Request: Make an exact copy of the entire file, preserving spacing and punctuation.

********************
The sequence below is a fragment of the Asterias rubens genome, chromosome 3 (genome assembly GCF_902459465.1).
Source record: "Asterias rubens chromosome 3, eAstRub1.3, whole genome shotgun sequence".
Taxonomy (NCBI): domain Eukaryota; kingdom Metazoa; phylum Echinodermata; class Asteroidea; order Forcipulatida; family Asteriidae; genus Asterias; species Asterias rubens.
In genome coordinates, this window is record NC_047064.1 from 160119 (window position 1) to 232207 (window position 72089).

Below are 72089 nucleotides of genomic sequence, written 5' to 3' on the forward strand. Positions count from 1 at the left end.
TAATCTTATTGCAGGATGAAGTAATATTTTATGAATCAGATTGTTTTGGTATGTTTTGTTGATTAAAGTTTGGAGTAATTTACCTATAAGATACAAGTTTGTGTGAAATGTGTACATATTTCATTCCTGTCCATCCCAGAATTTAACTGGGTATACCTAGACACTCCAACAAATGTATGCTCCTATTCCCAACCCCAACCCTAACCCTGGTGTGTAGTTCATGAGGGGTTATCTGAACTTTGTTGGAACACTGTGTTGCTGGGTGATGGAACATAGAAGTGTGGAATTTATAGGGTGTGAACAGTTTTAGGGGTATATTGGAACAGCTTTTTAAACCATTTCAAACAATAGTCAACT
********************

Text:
The sequence below is a fragment of the Asterias rubens genome, chromosome 3 (genome assembly GCF_902459465.1).
Source record: "Asterias rubens chromosome 3, eAstRub1.3, whole genome shotgun sequence".
Taxonomy (NCBI): domain Eukaryota; kingdom Metazoa; phylum Echinodermata; class Asteroidea; order Forcipulatida; family Asteriidae; genus Asterias; species Asterias rubens.
In genome coordinates, this window is record NC_047064.1 from 160119 (window position 1) to 232207 (window position 72089).

Below are 72089 nucleotides of genomic sequence, written 5' to 3' on the forward strand. Positions count from 1 at the left end.
TAATCTTATTGCAGGATGAAGTAATATTTTATGAATCAGATTGTTTTGGTATGTTTTGTTGATTAAAGTTTGGAGTAATTTACCTATAAGATACAAGTTTGTGTGAAATGTGTACATATTTCATTCCTGTCCATCCCAGAATTTAACTGGGTATACCTAGACACTCCAACAAATGTATGCTCCTATTCCCAACCCCAACCCTAACCCTGGTGTGTAGTTCATGAGGGGTTATCTGAACTTTGTTGGAACACTGTGTTGCTGGGTGATGGAACATAGAAGTGTGGAATTTATAGGGTGTGAACAGTTTTAGGGGTATATTGGAACAGCTTTTTAAACCATTTCAAACAATAGTCAACT